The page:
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Friends, Enemies and Strangers is a book about the beauty and power Wasow finds in the people he knows, his desire to believe in the decency of those he doesn’t know, and his despair at the lack of humanity in people in positions of power. Using images he’s taken in his studio and found in flea markets and on the Internet, Wasow employs an array of post-production techniques to create a cast of characters that prompts us to reconsider not only the parameters of photographic portraiture but what we can know of human nature. The book includes an essay by Matthew Weinstein and a story by Rabih Alameddine.

“One of our shrewdest image makers and takers, Oliver Wasow pits the sentimental against the sinister, nature against human nature, and private lives against public ones.  He’s the intrepid surveyor of our shifting needs be seen, watching from that sweet spot where our love of and uneasiness around photography coexist.” - Marvin Heiferman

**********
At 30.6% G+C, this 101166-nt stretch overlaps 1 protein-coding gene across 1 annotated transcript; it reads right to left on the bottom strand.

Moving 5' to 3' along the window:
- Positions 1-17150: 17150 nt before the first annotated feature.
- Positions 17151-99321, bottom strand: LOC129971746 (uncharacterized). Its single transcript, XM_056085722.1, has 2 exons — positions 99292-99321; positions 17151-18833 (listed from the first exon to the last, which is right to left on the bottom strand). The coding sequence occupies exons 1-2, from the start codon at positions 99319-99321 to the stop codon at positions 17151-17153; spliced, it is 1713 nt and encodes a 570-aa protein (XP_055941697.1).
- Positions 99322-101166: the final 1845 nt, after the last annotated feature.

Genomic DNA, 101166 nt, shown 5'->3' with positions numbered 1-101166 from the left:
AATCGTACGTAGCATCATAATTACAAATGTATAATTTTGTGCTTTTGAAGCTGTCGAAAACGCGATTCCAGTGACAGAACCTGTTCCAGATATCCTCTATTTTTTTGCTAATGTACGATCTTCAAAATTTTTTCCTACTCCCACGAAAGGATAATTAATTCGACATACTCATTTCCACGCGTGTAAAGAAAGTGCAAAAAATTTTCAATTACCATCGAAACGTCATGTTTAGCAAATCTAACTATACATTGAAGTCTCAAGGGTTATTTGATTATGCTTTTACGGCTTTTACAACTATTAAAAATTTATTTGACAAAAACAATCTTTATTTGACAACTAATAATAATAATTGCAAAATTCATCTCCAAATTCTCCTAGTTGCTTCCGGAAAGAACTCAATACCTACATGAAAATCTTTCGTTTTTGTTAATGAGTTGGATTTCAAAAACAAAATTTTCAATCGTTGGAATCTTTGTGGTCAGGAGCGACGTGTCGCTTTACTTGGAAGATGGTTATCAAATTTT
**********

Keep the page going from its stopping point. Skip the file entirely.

“Photos are lies, Wasow keeps saying. The lie is that a photo is a memory reified. In fact, it is a memory in a holding pattern and its next step is obliv­ion, or such extreme recontextualization that its original purpose vanishes and it is now something completely else, reincarnated…. Wasow’s book of portraits of friends, family and political enemies exists not as a gesture of photographic nihilism, but one of questioning what a portrait is.” - Matthew Weinstein

Author: Oliver Wasow
Publisher: Saint Lucy
Pages: 144pp
Size: 8 x 10
Notes: hardcover, color
Release Date: 2018